Table 3 presents the individual and portfolio stock price movements around the referendum date (September 30, 2018). The sample portfolio experiences significant positive price movements before the referendum and significant systematic reversal after the event highlighting the market surprise and increase in uncertainty. The observed movements originate from the non-banking group of stocks since there is no significant prior-event market reaction for the banking sector. While the initial result suggests that the market identified the prosperous companies in case of EU/NATO integration, the reaction is firm-specific rather than sectoral (four firms from four different sectors experience positive price movements before the event).

Second, the vote for the start of enacting constitutional changes resolved the previously created uncertainty. Table 3 shows the market movements around the vote for constitutional changes (October 19, 2018). The resolution of uncertainty instigated a spike in stock prices across all companies (except for UNI banka) one day after the vote. The abnormal returns are positive and significant across the selected event windows before and after the event date, which suggests that the two-thirds majority was reached even two days before the vote. The results correspond to the claim of Pantzalis et al. (2000) that as the day of political elections is getting close, the uncertainty over the winner of the election is resolved, and positive price changes occur. In this case, the vote for the start of enacting constitutional changes resolved the political uncertainty, confirmed the public trust in the government, and increased the likelihood of completing the process of the name change and opening the path towards the EU and NATO.

In summary, the analysis of the previous two event dates does not answer whether the market reacted to the long-term perspectives of EU/NATO accession or the short-term resolution of political uncertainty. Before the referendum date, we observed positive abnormal returns for four firms which might be considered as prosperous firms in the case of EU/NATO accession. At the same time, before and after the constitutional changes vote, we detected positive market movements characteristic of political elections when political uncertainty is resolved. To provide further evidence, we rely on the analysis of abnormal returns around the other four events related to the name issue.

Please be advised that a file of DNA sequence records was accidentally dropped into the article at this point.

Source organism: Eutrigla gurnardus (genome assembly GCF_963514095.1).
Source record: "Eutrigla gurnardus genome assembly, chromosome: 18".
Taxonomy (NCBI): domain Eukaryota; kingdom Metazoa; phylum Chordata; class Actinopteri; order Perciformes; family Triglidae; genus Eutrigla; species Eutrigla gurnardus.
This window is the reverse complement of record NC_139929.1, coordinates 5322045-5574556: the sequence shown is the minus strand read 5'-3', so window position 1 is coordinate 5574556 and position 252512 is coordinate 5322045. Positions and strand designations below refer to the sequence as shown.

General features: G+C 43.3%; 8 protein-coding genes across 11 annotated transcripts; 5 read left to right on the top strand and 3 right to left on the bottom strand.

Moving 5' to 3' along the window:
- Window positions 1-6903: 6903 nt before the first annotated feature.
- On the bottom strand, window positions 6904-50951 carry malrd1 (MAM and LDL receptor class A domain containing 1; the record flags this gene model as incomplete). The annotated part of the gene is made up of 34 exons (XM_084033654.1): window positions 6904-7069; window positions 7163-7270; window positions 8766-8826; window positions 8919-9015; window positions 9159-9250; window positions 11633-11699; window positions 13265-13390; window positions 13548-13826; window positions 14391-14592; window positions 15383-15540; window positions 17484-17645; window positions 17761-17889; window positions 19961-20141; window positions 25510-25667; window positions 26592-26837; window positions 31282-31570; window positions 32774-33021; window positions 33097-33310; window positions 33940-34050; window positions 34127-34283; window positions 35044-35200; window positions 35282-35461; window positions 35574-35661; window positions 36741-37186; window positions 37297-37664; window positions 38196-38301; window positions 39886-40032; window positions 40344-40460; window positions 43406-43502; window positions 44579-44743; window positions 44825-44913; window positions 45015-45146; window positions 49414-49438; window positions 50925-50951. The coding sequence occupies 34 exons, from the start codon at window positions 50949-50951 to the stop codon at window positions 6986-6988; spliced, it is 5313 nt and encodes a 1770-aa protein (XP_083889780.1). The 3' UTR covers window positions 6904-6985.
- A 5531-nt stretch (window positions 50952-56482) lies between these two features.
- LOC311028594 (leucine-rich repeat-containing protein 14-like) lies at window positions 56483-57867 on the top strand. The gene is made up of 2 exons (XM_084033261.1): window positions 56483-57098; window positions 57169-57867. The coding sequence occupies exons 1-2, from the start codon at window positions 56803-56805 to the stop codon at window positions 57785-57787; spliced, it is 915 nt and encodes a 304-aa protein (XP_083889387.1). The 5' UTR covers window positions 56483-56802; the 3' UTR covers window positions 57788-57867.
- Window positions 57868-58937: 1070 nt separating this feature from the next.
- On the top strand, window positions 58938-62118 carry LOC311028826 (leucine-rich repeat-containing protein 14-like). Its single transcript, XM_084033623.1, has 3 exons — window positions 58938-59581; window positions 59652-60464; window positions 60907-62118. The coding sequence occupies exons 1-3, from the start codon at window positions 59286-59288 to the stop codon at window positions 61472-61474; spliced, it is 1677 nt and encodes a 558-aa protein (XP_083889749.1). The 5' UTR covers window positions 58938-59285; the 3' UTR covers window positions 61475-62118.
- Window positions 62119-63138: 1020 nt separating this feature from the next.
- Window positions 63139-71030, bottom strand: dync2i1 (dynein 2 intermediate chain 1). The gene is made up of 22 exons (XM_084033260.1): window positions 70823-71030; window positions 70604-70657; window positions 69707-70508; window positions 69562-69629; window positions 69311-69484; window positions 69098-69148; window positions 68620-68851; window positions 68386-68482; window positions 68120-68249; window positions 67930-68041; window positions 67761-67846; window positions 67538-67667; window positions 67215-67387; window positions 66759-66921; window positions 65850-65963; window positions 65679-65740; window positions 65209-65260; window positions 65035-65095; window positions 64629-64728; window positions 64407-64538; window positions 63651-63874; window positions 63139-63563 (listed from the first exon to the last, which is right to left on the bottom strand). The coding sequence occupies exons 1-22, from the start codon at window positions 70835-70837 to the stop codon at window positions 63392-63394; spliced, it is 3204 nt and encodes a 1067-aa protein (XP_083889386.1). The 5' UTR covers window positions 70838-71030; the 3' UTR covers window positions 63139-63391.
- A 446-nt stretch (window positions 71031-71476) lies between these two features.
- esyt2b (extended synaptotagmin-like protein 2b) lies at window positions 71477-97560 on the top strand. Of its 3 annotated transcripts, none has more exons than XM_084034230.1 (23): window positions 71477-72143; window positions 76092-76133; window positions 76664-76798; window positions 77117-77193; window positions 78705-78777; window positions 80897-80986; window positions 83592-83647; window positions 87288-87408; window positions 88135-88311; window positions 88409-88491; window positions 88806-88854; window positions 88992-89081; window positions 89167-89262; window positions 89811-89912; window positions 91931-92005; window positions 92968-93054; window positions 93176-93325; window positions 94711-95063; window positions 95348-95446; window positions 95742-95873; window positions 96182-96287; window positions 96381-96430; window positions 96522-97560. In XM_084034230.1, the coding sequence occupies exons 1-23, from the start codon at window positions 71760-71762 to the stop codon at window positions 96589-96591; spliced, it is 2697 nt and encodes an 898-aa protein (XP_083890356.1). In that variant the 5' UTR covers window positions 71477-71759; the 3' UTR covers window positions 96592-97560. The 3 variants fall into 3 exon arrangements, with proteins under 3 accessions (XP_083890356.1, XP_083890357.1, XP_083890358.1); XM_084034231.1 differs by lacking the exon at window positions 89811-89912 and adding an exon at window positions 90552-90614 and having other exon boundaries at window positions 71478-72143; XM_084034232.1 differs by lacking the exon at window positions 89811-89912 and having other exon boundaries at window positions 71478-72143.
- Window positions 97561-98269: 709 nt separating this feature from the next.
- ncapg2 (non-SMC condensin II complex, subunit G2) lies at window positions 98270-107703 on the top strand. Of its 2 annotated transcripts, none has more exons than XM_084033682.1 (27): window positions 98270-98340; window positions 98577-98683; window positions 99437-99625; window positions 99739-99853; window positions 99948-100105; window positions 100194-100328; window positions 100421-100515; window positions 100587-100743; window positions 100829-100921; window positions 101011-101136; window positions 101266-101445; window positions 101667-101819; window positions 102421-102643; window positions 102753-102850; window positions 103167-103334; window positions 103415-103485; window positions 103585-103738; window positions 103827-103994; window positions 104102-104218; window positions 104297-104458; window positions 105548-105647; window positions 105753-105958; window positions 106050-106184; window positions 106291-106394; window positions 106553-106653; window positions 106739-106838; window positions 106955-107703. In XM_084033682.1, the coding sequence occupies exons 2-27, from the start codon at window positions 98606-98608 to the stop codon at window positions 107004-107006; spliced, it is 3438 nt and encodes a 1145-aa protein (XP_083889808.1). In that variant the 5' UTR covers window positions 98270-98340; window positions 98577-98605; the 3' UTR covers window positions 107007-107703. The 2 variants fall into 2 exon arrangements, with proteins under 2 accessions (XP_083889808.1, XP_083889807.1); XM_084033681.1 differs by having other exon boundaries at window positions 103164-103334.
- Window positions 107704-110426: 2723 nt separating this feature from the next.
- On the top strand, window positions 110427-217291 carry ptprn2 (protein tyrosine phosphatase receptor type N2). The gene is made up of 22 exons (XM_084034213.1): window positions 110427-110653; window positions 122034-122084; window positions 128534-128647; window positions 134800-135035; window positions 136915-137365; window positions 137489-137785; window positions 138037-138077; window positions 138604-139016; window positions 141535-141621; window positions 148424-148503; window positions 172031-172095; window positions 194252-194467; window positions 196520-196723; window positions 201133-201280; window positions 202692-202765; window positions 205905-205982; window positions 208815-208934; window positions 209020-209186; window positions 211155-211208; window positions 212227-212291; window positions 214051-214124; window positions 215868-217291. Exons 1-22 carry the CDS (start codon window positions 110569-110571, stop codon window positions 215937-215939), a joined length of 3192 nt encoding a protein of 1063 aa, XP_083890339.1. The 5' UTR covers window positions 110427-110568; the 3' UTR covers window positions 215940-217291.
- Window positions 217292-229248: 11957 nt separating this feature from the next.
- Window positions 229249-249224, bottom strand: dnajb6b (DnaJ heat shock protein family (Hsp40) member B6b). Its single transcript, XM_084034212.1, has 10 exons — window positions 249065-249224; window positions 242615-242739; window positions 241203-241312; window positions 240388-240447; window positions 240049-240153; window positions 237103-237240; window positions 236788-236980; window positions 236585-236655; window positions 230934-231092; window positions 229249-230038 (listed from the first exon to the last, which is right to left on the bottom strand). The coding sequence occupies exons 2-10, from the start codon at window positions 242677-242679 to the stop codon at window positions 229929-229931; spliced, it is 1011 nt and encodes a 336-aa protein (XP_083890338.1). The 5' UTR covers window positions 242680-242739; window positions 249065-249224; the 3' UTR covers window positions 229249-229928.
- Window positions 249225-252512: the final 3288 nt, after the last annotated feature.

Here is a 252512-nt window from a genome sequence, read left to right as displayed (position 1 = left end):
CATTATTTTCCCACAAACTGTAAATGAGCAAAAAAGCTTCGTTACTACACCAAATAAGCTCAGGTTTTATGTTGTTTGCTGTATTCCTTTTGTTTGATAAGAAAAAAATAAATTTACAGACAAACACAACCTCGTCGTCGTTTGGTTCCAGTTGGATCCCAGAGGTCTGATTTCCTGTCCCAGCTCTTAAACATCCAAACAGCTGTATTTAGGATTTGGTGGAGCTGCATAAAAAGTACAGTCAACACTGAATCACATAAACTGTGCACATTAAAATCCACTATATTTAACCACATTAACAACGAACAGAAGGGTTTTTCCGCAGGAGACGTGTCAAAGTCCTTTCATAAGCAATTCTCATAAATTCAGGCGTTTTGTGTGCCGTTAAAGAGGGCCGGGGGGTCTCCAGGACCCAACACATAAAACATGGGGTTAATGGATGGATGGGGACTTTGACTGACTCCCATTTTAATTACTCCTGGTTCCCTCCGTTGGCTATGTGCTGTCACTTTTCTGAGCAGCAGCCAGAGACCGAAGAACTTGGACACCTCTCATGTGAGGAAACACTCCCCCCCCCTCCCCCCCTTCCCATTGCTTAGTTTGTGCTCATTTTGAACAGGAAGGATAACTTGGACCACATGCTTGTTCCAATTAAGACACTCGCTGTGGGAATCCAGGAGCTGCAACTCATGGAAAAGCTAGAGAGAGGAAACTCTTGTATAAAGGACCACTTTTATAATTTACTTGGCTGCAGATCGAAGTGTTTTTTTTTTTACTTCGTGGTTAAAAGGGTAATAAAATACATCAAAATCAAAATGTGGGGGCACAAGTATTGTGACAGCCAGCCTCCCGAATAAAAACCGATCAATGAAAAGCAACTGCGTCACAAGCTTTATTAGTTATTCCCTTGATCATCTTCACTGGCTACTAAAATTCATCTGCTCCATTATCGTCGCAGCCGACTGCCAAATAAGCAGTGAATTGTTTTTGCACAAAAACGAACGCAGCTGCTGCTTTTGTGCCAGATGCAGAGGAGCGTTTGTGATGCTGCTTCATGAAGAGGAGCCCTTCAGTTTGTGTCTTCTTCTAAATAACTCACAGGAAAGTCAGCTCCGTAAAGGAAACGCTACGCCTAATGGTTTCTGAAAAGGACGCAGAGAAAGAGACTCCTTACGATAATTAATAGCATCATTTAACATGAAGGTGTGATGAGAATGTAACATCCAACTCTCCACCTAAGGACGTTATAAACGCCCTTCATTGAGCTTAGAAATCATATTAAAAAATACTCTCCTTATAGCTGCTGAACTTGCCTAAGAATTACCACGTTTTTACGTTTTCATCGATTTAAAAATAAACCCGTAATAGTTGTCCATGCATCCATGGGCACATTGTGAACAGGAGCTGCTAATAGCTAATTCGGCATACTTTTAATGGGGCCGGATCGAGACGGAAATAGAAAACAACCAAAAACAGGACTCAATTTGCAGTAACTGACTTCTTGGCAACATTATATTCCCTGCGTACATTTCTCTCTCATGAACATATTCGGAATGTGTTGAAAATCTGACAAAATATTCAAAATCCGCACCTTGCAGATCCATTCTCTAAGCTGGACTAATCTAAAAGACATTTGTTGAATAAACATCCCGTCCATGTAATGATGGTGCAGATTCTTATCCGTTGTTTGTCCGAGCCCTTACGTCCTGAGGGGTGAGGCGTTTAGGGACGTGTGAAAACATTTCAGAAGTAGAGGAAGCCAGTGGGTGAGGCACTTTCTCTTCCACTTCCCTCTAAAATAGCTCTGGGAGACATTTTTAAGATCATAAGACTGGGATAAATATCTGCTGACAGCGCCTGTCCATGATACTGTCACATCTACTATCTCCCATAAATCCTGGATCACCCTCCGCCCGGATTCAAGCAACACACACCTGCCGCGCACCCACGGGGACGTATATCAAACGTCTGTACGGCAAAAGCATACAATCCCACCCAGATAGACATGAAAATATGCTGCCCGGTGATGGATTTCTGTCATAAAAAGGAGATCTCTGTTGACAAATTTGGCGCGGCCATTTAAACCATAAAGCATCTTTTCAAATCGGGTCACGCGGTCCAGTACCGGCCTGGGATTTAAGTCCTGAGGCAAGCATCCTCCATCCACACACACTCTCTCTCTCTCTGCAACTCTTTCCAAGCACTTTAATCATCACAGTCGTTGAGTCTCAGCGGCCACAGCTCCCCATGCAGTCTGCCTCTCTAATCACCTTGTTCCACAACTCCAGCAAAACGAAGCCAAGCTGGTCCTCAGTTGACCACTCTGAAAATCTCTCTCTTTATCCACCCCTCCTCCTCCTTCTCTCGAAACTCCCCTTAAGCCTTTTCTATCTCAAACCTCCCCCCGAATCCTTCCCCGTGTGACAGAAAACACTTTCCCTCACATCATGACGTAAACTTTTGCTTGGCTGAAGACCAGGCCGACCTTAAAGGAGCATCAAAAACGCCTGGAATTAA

Table 3.

The table presents the cumulative (daily) abnormal return (CAR) for the following event windows: [-2, 0], [-1, 0], [0, 0], [0, 1] and [0, 2], where t = 0 is the event day. CARs are calculated based on the historical mean model ARi,t = Ri,tμi . There are three portfolios: 1) a sample portfolio consisting of 14 stocks, 2) a banking portfolio comprising 7 banks, and 3) a non-banking portfolio composed of 7 non-banks. The significance of the CAR is evaluated using the Kolari and Pynnonen (2011) non-parametric generalized rank test. ***, **, * denote 1%, 5% and 10% significance levels, respectively.

Firm

September 30, 2018

October 19, 2018

CAR[-2,0]

AR[-1,0]

AR[0,0]

AR[0,1]

CAR[0,2]

CAR[-2,0]

CAR[-1,0]

AR[0,0]

CAR[0,1]

CAR[0,2]

Non-Banking group

Alkaloid

1.81%

0.62%

 

-3.13%***

-3.10%**

2.40%

2.36%*

1.76%**

6.49%***

4.12%***

Makstil

11.59%***

4.19%*

 

-7.84%***

-8.60%**

5.99%

5.25%

-0.04%

9.12%***

9.08%**

Granit

4.67%**

2.25%

 

-4.55%***

-5.12%**

3.72%

3.70%*

0.13%

5.99%***

3.47%

Makpetrol

0.66%

0.44%

 

-1.24%

-1.43%

5.74%*

3.78%

2.04%

5.88%**

3.63%

OKTA

8.44%*

0.09%

 

-0.11%

-3.12%

7.37%

3.80%

3.98%

12.14%***

16.08%***

Makedonija Turist

6.22%***

6.20%***

 

0.03%

0.06%

9.11%***

9.12%***

9.12%***

10.10%***

10.10%***

Telekom

1.05%

1.04%

 

-3.15%**

-3.14%

2.75%

2.77%

2.79%**

7.52%***

4.47%*

Portfolio (non-banking)

4.92%***

2.12%**

 

-2.86%***

-3.49%**

5.30%***

4.40%***

2.83%***

8.18%***

7.28%***

Banking group

Komercijalna banka

-0.52%

-0.25%

 

-2.21%

-2.49%

3.08%

0.40%

0.59%

5.97%***

5.85%**

Ohridska banka

-0.11%

-0.36%

 

-2.35%

-1.63%

3.66%

2.15%

1.46%

5.12%**

4.60%*

Stopanska – Bitola

3.92%

3.01%

 

0.06%

0.12%

6.37%*

6.39%**

4.94%**

10.41%***

13.35%***

Stopanska – Skopje

-0.77%

0.57%

 

-0.91%

-2.63%

3.32%

1.60%

0.53%

10.77%***

6.32%***

Tutunska banka

1.71%

1.73%

 

-2.48%*

-0.75%

4.82%**

2.73%

2.05%

4.05%**

2.78%

TTK banka

2.58%

-0.20%

 

-3.60%

-1.23%

2.55%

1.84%

1.13%

6.32%**

9.32%**

UNI banka

2.66%

-0.21%

 

-2.91%*

-3.00%

-0.28%

-0.17%

-2.90%

4.25%

5.23%

Portfolio (banking)

1.35%

0.61%

 

-2.06%***

-1.66%

3.36%

2.13%***

1.11%**

6.70%***

6.78%***

Portfolio (sample)

3.14%***

1.37%*

 

-2.46%***

-2.58%**

4.33%***

3.27%***

1.97%***

7.44%***

7.03%***

Authors‘ calculations

4.2 Market Reactions around the Signing and Ratifying the Agreement

First time after 27 years, the two countries reached an agreement over the name issue and publicly announced it on the same date (June 12, 2018). On June 17, 2018, they signed the agreement despite he political turbulences. To account for a delayed market response, we analyzed the abnormal returns around both events. If the market understood the reaching and signing of the agreement as a first step towards the resolution of the name issue resulting in better outlook of joining the EU/NATO, then the sectors that would benefit most should experience a rise in the stock prices. On the other side, if the market read these two events as a confirmation of the policy goals of the current government, known since the beginning of its mandate, then no significant market reaction is expected.